Learning from Lei Feng still valuable 50 years on

Source:Global Times Published: 2013-3-5 23:53:01

Tuesday marked the 50th anniversary of former Chinese chairman Mao Zedong's call for the country to learn from Lei Feng, a young soldier known for his selfless devotion to help others who died at aged 21 in 1962. Reflecting on Lei's spirit today, half a century after his death, still has the power to arouse sentimental feelings among the public.

Lei's image came to the political and moral forefront at a time when China was undertaking great changes. The modest soldier's spirit remains one of the most enduring legacies of that era, its timeless vitality clear for all to see.

Lei has gradually become a universal role model as political overtones surrounding him fade. Those who object to glorifying Lei's spirit are intent on trampling morality for the sake of political point scoring, but their impact has been limited.

A poll conducted by the Global Times last year showed that most Chinese have a positive perception of Lei, with nearly 90 percent of respondents voicing disdain toward those skeptical of the good Samaritan soldier.

Lei's image can be traced back to the country's economic planning era.The public has gradually understood that particular time. Few can be picky about a young role model from 50 years ago.

"Learn from Lei Feng" is a mantra that remains widely recognized by people of all ages and backgrounds in today's society.

The spirit of Lei is obviously not as prominent as it was during past decades, but it is still part of China's moral fabric.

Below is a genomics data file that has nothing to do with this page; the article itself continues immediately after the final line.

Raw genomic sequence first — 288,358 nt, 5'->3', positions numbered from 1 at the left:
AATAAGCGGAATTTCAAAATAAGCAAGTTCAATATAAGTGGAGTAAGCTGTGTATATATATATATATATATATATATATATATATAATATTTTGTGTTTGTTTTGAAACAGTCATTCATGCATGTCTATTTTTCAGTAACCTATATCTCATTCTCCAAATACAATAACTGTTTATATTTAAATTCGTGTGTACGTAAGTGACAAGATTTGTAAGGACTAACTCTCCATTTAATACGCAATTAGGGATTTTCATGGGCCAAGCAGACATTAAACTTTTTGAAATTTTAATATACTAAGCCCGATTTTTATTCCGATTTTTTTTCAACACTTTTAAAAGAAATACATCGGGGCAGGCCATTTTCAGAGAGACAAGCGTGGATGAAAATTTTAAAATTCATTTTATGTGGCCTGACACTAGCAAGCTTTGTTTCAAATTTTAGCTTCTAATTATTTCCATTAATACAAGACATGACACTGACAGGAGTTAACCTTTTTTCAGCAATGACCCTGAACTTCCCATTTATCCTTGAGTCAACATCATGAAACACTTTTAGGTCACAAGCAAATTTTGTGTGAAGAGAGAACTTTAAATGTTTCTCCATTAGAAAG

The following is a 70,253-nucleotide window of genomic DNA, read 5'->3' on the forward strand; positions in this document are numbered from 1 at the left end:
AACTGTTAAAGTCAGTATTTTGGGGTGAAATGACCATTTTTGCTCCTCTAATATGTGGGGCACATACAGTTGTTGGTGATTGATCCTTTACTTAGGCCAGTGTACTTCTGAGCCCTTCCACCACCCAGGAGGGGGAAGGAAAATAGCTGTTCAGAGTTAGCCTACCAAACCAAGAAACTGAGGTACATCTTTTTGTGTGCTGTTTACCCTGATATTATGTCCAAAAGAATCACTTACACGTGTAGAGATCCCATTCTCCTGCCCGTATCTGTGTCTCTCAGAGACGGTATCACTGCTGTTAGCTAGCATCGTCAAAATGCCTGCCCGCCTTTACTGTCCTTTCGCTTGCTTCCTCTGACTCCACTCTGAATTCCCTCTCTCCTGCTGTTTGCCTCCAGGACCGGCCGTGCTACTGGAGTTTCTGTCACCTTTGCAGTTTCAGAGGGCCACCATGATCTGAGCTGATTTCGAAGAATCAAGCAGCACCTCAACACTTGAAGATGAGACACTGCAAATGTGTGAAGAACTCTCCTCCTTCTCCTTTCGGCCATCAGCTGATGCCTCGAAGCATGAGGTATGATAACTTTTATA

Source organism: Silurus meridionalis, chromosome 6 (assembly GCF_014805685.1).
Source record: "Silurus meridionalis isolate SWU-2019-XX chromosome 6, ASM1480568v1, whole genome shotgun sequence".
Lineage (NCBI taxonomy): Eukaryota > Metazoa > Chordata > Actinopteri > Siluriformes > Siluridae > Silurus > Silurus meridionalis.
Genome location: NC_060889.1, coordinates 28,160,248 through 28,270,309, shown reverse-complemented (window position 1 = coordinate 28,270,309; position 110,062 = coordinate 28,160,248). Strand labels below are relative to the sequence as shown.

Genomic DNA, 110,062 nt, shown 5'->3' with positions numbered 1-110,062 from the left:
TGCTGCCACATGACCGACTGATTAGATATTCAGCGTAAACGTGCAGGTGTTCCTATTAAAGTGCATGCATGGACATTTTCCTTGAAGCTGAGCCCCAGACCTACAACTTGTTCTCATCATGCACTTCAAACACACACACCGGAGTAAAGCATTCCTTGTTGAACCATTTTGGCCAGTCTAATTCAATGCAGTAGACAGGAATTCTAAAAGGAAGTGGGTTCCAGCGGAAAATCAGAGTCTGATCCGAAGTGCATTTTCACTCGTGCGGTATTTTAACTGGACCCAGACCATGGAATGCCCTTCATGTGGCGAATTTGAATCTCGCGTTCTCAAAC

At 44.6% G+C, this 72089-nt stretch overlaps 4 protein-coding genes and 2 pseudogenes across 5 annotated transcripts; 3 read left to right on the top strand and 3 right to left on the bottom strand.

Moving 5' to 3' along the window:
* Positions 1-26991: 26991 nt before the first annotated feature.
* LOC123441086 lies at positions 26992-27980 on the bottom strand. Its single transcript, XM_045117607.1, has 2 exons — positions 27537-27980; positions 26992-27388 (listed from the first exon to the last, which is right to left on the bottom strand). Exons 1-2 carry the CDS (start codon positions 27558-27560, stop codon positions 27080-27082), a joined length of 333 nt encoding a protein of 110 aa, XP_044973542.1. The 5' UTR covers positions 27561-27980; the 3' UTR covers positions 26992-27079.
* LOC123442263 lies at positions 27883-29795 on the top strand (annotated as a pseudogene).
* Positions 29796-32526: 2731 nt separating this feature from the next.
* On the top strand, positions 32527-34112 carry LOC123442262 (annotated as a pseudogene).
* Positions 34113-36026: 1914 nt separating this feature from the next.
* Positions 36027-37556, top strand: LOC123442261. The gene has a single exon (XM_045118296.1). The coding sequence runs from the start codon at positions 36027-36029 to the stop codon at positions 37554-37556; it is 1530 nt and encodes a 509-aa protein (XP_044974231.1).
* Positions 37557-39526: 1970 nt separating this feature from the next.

It's absurd to argue that Lei's spirit has been abandoned, even if times have changed dramatically.

Lei's spirit will naturally be updated over time. Moral resources improve as part of the internal driving force that has pushed development of China's civilization over the past 5,000 years. The government has been willing to provide such emphasis on morality, and the impacts of its efforts have been generally positive.

Lei still touches the hearts of people today. Such moral affection is worth treasuring in modern China, which has at times tried to discard its past. Some spirits, like Lei's, stand the test of time and provide society with a moral compass.

People occasionally compare citizen consciousness to Lei's spirit, which does no good to society. Citizen consciousness is the concept of social governance, while Lei's spirit is a moral signpost.

The popularity of Lei's spirit comes from people's willingness to appreciate and promote it.

Posted in: Observer

blog comments powered by Disqus